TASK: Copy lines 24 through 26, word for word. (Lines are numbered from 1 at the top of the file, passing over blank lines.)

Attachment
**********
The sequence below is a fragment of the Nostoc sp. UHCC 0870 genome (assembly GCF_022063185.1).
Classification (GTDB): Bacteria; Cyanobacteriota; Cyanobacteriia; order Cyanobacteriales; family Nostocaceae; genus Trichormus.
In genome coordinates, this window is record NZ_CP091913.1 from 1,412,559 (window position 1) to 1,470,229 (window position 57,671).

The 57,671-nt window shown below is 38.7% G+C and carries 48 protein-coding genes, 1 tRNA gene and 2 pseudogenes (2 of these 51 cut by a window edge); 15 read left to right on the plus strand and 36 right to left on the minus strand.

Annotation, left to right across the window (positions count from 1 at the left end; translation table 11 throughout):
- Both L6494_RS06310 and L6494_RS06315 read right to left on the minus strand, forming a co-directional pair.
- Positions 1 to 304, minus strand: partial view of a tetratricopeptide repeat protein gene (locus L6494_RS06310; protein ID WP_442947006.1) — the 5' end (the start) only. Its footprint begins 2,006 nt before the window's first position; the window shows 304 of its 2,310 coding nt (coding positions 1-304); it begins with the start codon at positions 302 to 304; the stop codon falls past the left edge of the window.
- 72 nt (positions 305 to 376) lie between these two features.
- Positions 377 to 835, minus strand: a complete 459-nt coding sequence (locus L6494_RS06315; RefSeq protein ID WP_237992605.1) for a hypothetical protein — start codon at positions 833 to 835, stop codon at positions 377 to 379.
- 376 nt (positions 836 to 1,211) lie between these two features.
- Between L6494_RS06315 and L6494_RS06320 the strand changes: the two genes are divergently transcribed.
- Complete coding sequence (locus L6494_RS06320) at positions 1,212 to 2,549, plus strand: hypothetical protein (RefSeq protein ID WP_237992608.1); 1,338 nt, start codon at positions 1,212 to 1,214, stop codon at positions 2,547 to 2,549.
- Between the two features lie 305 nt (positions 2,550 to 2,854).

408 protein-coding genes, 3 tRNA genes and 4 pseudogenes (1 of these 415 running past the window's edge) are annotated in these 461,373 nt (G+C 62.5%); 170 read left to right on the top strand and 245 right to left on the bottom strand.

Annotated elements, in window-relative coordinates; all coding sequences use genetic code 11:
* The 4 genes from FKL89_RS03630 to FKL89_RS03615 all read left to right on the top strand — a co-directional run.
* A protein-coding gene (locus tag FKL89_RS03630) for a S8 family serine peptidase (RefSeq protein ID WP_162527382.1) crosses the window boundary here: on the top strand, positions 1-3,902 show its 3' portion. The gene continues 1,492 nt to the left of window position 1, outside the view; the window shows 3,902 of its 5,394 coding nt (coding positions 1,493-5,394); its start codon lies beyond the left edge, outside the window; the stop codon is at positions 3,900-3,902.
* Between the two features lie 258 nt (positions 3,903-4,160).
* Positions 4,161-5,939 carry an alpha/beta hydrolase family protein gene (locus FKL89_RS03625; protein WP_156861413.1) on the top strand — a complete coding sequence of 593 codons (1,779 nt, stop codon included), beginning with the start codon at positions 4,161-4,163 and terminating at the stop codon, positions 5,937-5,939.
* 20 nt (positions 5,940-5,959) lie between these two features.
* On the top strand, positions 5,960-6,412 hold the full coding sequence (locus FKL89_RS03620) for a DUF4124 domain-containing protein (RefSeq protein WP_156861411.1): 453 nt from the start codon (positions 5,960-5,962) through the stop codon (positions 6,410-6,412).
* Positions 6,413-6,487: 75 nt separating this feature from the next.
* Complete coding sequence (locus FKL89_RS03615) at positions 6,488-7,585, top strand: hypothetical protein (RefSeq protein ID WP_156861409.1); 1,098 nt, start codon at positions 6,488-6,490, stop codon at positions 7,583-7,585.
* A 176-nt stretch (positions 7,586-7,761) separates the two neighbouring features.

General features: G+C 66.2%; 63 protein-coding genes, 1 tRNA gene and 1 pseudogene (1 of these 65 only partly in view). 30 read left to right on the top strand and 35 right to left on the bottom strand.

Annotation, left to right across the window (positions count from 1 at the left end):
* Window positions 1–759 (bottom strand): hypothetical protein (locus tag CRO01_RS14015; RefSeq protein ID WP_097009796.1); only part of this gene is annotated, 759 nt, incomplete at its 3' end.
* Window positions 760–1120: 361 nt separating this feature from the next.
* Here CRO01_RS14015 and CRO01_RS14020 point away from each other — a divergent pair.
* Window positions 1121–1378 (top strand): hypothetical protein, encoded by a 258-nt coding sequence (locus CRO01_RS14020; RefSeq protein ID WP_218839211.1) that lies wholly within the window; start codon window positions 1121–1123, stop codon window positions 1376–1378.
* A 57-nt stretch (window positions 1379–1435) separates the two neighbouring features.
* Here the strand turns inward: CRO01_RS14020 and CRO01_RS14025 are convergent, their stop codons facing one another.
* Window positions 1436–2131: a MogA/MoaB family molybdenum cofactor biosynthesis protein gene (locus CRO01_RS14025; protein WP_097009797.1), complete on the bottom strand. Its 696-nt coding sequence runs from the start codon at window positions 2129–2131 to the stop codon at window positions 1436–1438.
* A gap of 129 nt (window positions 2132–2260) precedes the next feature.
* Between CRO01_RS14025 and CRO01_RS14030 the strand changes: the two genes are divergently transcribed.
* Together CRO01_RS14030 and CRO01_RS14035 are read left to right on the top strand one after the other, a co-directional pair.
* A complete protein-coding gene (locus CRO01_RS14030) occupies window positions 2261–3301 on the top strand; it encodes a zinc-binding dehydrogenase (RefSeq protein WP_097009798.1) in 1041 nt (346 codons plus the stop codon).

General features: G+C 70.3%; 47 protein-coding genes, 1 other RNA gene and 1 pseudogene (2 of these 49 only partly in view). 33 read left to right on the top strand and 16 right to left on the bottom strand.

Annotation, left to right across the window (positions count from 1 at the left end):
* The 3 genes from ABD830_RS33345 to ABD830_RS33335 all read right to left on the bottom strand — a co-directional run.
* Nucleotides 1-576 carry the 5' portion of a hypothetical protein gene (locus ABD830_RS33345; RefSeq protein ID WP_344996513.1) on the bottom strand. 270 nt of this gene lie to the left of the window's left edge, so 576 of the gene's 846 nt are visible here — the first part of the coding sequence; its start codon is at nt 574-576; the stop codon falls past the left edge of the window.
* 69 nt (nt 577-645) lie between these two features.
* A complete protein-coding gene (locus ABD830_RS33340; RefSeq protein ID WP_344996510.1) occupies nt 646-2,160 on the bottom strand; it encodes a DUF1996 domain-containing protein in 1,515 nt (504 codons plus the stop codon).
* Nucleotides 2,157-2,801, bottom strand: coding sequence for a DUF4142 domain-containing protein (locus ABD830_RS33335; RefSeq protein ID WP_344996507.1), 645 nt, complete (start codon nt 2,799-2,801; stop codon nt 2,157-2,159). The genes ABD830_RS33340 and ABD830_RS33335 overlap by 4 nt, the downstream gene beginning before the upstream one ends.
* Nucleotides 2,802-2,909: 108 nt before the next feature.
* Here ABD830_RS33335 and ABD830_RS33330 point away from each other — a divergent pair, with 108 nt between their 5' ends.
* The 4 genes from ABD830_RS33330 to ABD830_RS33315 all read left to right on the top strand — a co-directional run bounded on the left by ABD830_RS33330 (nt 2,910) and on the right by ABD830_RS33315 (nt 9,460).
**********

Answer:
* A 176-nt stretch (positions 7,586-7,761) separates the two neighbouring features.

General features: G+C 66.2%; 63 protein-coding genes, 1 tRNA gene and 1 pseudogene (1 of these 65 only partly in view). 30 read left to right on the top strand and 35 right to left on the bottom strand.

Annotation, left to right across the window (positions count from 1 at the left end):